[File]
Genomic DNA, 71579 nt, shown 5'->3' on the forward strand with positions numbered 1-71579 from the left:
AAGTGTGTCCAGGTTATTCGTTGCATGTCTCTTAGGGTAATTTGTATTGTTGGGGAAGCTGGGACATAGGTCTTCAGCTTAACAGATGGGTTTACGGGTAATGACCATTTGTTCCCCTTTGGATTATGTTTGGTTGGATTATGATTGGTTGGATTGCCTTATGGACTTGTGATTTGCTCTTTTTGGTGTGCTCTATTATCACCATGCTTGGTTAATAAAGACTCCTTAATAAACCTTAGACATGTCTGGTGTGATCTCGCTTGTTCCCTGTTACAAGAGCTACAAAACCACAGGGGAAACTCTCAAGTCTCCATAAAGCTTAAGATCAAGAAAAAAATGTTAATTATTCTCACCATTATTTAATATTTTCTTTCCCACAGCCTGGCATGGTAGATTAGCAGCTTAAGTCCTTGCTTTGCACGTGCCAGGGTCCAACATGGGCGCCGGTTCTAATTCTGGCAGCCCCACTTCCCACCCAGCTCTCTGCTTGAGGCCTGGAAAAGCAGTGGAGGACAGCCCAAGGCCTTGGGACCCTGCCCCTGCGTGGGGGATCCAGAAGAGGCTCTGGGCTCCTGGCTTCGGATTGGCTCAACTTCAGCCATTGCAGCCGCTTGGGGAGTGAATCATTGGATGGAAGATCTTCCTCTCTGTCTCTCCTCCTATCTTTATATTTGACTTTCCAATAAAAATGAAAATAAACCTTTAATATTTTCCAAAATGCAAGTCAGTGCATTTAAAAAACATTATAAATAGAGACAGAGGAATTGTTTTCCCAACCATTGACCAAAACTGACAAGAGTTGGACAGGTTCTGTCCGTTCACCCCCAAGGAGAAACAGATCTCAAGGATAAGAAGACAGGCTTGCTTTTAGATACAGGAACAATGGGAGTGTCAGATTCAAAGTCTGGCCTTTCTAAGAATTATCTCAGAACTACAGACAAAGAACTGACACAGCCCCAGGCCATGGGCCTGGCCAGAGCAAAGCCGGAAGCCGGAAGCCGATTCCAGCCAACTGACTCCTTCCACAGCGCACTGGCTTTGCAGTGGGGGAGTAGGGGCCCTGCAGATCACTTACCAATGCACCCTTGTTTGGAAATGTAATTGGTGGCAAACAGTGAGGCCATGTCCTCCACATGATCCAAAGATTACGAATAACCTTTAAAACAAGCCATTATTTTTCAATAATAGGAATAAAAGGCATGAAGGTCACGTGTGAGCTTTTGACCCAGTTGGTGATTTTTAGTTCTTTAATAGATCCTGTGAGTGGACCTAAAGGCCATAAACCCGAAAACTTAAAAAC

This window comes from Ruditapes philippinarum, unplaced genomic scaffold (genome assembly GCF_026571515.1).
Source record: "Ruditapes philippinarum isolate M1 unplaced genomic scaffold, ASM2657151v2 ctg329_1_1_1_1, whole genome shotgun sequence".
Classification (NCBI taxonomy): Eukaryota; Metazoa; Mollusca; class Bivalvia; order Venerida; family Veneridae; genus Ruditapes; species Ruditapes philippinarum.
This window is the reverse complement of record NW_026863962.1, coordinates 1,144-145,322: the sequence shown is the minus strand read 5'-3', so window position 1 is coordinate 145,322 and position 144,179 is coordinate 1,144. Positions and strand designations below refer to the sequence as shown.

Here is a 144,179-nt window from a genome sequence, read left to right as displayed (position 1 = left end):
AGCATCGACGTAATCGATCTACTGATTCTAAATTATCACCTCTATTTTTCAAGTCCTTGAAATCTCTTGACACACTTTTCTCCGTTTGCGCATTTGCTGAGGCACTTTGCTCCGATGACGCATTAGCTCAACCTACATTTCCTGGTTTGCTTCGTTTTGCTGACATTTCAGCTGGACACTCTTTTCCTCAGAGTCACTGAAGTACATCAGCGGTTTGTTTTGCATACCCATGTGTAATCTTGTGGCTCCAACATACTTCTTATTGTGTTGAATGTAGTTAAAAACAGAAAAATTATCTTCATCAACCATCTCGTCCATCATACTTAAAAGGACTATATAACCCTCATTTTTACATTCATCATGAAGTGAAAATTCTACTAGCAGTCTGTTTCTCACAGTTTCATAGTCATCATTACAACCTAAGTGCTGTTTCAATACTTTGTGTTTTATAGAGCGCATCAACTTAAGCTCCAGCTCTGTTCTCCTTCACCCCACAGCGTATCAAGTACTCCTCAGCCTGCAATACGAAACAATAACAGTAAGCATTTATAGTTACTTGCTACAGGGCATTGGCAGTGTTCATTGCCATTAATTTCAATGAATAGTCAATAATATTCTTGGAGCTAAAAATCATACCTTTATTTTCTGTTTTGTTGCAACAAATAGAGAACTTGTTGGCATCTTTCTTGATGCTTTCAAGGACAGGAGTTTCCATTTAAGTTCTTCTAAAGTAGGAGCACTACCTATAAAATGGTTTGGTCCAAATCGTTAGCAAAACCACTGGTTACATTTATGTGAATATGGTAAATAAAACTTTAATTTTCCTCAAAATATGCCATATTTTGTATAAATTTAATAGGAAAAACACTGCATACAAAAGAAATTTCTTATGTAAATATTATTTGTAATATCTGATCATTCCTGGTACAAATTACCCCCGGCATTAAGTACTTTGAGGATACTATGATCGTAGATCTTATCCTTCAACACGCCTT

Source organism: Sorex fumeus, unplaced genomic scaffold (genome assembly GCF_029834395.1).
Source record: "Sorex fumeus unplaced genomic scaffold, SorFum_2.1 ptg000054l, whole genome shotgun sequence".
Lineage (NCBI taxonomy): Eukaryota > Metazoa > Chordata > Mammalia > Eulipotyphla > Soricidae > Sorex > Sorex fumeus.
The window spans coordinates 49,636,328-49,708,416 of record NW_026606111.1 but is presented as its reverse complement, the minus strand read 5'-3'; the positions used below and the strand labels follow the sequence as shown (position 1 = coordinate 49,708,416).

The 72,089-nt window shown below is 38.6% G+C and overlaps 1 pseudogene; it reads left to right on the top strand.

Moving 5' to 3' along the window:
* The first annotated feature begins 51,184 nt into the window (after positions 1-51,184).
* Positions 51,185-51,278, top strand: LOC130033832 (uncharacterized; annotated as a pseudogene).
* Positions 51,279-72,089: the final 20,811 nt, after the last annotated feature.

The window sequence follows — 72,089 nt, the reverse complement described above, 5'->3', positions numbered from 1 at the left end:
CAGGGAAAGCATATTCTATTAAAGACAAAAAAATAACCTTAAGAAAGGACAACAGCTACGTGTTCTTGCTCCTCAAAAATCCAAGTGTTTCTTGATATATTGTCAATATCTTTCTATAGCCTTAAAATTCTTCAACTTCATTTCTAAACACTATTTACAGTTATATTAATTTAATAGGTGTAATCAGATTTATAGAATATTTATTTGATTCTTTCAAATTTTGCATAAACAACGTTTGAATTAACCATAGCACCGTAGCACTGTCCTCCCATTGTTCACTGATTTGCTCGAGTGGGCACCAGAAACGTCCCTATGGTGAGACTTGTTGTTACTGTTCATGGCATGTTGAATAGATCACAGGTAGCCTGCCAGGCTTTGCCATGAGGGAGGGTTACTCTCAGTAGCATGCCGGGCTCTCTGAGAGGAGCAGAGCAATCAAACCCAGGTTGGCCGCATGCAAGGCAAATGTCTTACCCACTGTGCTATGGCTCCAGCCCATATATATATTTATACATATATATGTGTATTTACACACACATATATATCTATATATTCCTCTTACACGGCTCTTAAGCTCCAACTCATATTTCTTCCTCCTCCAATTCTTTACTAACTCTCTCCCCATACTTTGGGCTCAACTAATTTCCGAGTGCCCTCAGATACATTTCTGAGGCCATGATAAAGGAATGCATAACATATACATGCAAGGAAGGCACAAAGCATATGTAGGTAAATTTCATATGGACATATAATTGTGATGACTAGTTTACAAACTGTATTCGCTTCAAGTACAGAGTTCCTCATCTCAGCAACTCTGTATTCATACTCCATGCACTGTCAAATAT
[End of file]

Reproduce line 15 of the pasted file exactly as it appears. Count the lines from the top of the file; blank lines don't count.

* The first annotated feature begins 51,184 nt into the window (after positions 1-51,184).